In 1987, Howard Shultz purchased the Starbucks name and assets and presided as the new CEO. Three years later, he approached Smith, who was then working at Danzas (a freight shipping company) to enlist him as the company's CFO. Smith was able to see the vision and future potential of Starbucks. It was then, that Smith began driving Starbucks through its delicate years of raising capital, becoming a public company, and developing goals for future growth.
"Before you can have an emotional connection with your customers, you have to have an emotional connection with your people."
The success of Starbucks is partly due to Smith's strong emphasis on relationships between management and lower ranked employees (also called partners). Similar to Jet Blue's CEO David Neeleman, Smith believes that a good relationship between management and employees will translate into a good relationship between the employees and the customers.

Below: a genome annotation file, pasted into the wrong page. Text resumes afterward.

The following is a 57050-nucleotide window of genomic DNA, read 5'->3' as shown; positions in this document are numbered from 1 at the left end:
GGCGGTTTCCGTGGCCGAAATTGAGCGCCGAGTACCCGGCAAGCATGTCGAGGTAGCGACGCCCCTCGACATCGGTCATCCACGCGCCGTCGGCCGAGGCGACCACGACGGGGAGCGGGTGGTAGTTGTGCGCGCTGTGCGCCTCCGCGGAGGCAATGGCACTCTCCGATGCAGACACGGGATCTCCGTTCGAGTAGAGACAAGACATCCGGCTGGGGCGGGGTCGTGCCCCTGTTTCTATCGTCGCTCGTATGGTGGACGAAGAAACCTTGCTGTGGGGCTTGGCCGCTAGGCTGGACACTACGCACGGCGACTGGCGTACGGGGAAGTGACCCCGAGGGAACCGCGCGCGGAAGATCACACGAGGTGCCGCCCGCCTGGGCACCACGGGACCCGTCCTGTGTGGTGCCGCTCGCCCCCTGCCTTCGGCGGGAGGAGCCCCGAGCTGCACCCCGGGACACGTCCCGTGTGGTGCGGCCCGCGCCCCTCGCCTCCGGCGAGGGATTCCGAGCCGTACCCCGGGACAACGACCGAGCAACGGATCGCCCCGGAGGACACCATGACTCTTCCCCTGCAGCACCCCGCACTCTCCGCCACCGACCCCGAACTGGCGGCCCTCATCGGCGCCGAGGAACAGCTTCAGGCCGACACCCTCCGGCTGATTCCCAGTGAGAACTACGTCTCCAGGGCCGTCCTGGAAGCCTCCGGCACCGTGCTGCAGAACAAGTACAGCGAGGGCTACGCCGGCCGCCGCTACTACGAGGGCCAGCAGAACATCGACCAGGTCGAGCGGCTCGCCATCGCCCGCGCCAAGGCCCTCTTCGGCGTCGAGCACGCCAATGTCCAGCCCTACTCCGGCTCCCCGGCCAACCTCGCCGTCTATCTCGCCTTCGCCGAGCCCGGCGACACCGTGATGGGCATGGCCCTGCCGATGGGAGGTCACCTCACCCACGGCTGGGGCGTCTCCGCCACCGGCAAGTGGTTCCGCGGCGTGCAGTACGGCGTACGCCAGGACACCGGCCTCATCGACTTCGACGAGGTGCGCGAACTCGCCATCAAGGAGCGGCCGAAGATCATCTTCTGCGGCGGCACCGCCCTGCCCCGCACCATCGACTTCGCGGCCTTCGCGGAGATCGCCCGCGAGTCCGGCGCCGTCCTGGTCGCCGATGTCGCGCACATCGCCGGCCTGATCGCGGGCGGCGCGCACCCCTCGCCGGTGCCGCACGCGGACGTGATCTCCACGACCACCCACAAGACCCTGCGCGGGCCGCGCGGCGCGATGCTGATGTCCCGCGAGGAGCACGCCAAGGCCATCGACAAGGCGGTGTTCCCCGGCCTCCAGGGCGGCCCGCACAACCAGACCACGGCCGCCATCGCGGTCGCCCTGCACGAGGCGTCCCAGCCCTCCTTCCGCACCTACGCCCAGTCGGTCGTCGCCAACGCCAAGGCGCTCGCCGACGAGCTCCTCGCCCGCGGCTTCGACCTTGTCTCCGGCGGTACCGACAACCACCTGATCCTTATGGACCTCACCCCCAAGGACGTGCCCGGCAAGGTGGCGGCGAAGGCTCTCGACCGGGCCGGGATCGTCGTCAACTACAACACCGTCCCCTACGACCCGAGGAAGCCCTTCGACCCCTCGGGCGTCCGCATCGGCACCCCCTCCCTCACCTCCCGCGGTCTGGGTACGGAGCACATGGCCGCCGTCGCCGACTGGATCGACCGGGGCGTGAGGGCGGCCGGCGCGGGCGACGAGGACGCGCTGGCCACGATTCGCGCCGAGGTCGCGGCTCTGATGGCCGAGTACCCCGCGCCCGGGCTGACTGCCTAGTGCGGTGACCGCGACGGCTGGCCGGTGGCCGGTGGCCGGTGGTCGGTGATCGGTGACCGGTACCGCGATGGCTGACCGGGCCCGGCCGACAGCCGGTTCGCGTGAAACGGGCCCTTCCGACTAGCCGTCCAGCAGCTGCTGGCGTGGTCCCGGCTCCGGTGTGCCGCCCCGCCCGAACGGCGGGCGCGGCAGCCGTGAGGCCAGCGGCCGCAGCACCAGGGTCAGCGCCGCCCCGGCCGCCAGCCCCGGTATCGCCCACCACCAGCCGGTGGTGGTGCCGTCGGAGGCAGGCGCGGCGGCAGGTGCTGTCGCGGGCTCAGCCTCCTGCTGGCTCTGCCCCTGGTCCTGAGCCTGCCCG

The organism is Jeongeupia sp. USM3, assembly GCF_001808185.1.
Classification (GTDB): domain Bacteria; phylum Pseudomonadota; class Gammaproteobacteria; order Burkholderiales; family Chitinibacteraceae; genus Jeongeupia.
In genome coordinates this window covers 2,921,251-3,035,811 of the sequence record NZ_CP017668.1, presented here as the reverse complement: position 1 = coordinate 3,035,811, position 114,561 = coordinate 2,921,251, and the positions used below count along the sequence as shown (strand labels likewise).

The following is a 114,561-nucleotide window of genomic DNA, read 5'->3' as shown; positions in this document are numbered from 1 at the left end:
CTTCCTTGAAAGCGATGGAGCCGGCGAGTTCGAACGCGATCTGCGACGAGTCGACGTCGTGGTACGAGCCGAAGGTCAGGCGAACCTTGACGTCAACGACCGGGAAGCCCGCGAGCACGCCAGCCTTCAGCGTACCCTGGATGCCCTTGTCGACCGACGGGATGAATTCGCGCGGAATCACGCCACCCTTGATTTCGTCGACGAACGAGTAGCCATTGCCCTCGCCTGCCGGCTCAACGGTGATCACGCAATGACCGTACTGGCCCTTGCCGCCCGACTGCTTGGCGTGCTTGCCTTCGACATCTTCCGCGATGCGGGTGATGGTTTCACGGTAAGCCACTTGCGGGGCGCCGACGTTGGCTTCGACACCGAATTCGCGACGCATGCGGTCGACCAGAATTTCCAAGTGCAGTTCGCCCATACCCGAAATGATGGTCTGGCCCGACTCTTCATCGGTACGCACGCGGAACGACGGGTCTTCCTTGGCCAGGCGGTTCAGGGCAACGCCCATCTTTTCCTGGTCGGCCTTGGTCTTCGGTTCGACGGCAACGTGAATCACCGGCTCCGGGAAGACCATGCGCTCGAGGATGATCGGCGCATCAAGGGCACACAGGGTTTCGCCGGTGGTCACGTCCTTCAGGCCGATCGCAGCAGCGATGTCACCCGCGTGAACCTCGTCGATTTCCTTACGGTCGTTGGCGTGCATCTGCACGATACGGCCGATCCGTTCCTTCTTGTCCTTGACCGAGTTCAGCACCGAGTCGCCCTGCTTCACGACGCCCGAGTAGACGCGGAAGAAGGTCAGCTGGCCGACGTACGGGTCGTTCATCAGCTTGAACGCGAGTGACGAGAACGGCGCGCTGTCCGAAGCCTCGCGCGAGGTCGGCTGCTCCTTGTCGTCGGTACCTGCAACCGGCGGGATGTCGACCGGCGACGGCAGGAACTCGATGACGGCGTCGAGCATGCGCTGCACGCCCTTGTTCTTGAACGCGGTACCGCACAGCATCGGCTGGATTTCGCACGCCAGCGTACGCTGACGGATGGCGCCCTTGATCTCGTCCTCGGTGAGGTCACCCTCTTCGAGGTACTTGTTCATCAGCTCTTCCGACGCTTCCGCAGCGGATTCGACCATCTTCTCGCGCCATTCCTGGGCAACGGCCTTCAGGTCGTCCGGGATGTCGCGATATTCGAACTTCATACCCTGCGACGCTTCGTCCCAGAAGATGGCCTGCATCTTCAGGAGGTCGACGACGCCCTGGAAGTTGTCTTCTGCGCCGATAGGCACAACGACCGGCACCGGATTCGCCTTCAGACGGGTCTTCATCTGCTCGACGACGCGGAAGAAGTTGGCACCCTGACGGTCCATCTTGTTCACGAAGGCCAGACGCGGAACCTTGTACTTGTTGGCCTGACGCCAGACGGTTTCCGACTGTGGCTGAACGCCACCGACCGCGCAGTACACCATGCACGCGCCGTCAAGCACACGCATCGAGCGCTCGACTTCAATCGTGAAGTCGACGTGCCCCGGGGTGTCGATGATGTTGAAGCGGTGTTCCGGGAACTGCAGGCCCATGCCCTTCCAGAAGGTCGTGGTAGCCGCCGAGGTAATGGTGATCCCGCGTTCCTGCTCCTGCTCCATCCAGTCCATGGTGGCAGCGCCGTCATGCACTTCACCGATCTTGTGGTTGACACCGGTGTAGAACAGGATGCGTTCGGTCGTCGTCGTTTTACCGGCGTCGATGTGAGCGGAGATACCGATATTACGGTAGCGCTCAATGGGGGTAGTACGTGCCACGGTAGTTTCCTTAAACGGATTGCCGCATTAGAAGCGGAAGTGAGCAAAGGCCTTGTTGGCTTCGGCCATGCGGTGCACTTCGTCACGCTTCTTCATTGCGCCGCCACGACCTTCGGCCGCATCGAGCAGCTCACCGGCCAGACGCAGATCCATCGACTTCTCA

In the past, both CEOs have been known to practice a 'hands-on' approach by stepping onto the 'front lines' of the business. Every quarter, Smith spends at least a couple of days behind the counter as part of their 'Adopt a Store' program for the senior executives. Smith believes that this is not only an excellent way for executives to interact with employees and customers first hand, but also a good opportunity to keep executives "connected with the spirit of the company."
Smith also has a good sense of how the company needs to address the issue of expansion internationally. One of the most important things that Smith stressed when Starbucks was in the initial stages of going overseas was to not assume that the market or consumers in other countries are similar to Americans. The operating concepts used in the U.S. rarely work overseas. Smith realizes that operating...